It actually felt similar in terms of line and positioning. I even held my breath a little as I floored off No Name Straight and onto the uphill. And sure enough, around another corner was the Lime Rock Driver’s Club sign.
Until another Gran Turismo or Project Cars comes out, this is probably the best way to experience racing without actually racing or getting a huge Sim rig in your basement. It’s a platformer so there are limitations to how real it feels, but it at least looks right and the tire physics continue to be annoying more realistic (i.e., if you cook them too hard you’ll end up in a wall).
Alas, after the novelty of racing the exact same car at the exact same track I’d recently been to, I realized I was stuck with the Golf R for the next three tracks. It’s not a huge deal as I actually quite like the Golf R, but in all these first races you’re stuck for the full series in the car you chose at the beginning. This isn’t the case for the rest of the races if you exit out.
The best feature of the racing, though, was not the verisimilitude. In fact, quite the opposite for me. Usually when I’m on track it’s in a situation where there aren’t that many cars around (open lapping days, press events) and yet, in the latest Forza, there are up to 24 “Drivatar” drivers based on people I know running on the track.
There’s a definite thrill to having that many cars on track and, while my XBOX Live friends are all apparently all jackasses like me and tend to lump up in a Rat King of cars at the beginning, it’s more fun passing 23 vehicles than 11.
The weirdest thing about the experience is the “Mod Packs” that they’ve added to the game. Rather than just buying upgrades to your car, you now buy these card packs and you can randomly use whichever ones you like.
One upgrade, for instance, was for a Grip Expert that adds 6% grip and 6% extra power on Yas Marina. Another one was for a “Dare” card where the suggested line is off and it’s only Cockpit Camera only but you earn 20% more credits. Another one is a “boost” that includes things like turning your car into a Ghost that can’t collide in the first lap.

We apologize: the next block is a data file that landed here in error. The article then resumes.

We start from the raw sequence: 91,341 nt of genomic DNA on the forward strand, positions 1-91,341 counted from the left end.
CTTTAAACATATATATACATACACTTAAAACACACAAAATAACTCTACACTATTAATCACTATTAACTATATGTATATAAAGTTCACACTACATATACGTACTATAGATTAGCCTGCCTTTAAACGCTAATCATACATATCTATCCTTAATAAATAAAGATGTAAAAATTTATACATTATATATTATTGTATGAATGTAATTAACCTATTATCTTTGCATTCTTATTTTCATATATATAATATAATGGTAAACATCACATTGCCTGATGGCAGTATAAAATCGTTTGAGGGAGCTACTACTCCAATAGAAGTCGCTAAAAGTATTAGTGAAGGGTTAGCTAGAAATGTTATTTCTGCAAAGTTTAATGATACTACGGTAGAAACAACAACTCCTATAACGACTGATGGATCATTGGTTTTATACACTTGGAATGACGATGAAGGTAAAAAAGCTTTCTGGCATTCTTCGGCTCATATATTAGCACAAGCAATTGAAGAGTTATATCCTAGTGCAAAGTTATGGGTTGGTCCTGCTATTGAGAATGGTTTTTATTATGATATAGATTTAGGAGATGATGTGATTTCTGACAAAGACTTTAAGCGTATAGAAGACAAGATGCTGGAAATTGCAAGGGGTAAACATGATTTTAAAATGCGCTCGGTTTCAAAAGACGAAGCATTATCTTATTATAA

You can ignore these entirely if you like and, generally, I like to. They also give you the ability to adjust your tuning setups for the races (including aero, gearing, braking, damping, et cetera), which I also generally ignore. If you want to tune the vehicle yourself it’s now a sub-menu but it’s there.
These are extra features and, for the most part, don’t distract from racing itself, which remains fairly good. The game is clearly made for and by people who love racing. There’s a nice thud when you hit a puddle at Silverstone and there’s BBQ smoke coming out of the Bog at Watkins Glen.
It’s hard to complain about anything when you’re racing the IDx Nismo Concept in full BRE livery around Indy or lapping Daytona in a Ford GT during a “passing challenge” that’s basically you trying to avoid planting your nose in the back of a slow moving vintage Beetle.
The big question for me is: Will I keep playing it? I’m way more likely to pick up Horizon and tool around in a Baja-ized RX-7 than Forza 5, will I still feel the way about Forza 6?
I’m only a few hours into the game so it’s probably too early to tell, but for now it’s worth going back to. I want to race old Trans-Am Mustangs and Camaros. I still want to hear the ferocious high pitched wail of a flat-12 NART Ferrari 512 BB.
Contact the author at firstname.lastname@example.org.